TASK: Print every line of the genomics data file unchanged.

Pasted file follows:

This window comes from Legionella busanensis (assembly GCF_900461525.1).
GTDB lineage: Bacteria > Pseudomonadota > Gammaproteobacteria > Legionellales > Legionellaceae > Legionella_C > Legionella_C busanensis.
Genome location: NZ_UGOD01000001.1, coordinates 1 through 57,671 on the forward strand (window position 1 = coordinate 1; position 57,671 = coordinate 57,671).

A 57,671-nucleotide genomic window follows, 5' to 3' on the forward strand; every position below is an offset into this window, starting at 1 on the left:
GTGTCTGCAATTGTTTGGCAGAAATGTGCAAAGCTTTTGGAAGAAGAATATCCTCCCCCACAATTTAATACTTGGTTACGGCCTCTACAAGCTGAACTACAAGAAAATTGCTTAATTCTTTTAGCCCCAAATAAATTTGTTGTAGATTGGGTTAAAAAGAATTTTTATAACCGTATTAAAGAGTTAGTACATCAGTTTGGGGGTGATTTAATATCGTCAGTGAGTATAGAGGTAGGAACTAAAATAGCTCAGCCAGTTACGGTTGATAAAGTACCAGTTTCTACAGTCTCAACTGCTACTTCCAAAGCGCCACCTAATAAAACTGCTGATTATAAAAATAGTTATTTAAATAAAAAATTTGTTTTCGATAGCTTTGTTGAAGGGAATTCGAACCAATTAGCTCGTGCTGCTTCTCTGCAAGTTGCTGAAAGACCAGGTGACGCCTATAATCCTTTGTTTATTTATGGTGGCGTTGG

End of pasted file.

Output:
This window comes from Legionella busanensis (assembly GCF_900461525.1).
GTDB lineage: Bacteria > Pseudomonadota > Gammaproteobacteria > Legionellales > Legionellaceae > Legionella_C > Legionella_C busanensis.
Genome location: NZ_UGOD01000001.1, coordinates 1 through 57,671 on the forward strand (window position 1 = coordinate 1; position 57,671 = coordinate 57,671).

A 57,671-nucleotide genomic window follows, 5' to 3' on the forward strand; every position below is an offset into this window, starting at 1 on the left:
GTGTCTGCAATTGTTTGGCAGAAATGTGCAAAGCTTTTGGAAGAAGAATATCCTCCCCCACAATTTAATACTTGGTTACGGCCTCTACAAGCTGAACTACAAGAAAATTGCTTAATTCTTTTAGCCCCAAATAAATTTGTTGTAGATTGGGTTAAAAAGAATTTTTATAACCGTATTAAAGAGTTAGTACATCAGTTTGGGGGTGATTTAATATCGTCAGTGAGTATAGAGGTAGGAACTAAAATAGCTCAGCCAGTTACGGTTGATAAAGTACCAGTTTCTACAGTCTCAACTGCTACTTCCAAAGCGCCACCTAATAAAACTGCTGATTATAAAAATAGTTATTTAAATAAAAAATTTGTTTTCGATAGCTTTGTTGAAGGGAATTCGAACCAATTAGCTCGTGCTGCTTCTCTGCAAGTTGCTGAAAGACCAGGTGACGCCTATAATCCTTTGTTTATTTATGGTGGCGTTGG